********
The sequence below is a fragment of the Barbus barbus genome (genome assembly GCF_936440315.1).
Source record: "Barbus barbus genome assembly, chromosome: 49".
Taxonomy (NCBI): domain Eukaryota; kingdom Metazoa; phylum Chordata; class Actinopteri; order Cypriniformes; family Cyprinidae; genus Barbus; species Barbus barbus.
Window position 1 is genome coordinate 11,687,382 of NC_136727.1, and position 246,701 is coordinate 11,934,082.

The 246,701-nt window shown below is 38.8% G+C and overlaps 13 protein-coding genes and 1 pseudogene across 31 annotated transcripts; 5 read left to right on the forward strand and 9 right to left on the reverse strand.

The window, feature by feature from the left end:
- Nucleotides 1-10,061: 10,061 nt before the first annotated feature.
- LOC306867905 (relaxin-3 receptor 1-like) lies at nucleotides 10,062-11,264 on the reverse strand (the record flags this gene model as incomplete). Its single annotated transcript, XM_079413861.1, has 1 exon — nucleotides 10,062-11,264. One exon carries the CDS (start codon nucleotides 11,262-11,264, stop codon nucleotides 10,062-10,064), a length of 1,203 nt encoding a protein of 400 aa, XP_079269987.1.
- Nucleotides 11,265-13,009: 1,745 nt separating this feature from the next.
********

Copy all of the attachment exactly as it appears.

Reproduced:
The sequence below is a fragment of the Barbus barbus genome (genome assembly GCF_936440315.1).
Source record: "Barbus barbus genome assembly, chromosome: 49".
Taxonomy (NCBI): domain Eukaryota; kingdom Metazoa; phylum Chordata; class Actinopteri; order Cypriniformes; family Cyprinidae; genus Barbus; species Barbus barbus.
Window position 1 is genome coordinate 11,687,382 of NC_136727.1, and position 246,701 is coordinate 11,934,082.

The 246,701-nt window shown below is 38.8% G+C and overlaps 13 protein-coding genes and 1 pseudogene across 31 annotated transcripts; 5 read left to right on the forward strand and 9 right to left on the reverse strand.

The window, feature by feature from the left end:
- Nucleotides 1-10,061: 10,061 nt before the first annotated feature.
- LOC306867905 (relaxin-3 receptor 1-like) lies at nucleotides 10,062-11,264 on the reverse strand (the record flags this gene model as incomplete). Its single annotated transcript, XM_079413861.1, has 1 exon — nucleotides 10,062-11,264. One exon carries the CDS (start codon nucleotides 11,262-11,264, stop codon nucleotides 10,062-10,064), a length of 1,203 nt encoding a protein of 400 aa, XP_079269987.1.
- Nucleotides 11,265-13,009: 1,745 nt separating this feature from the next.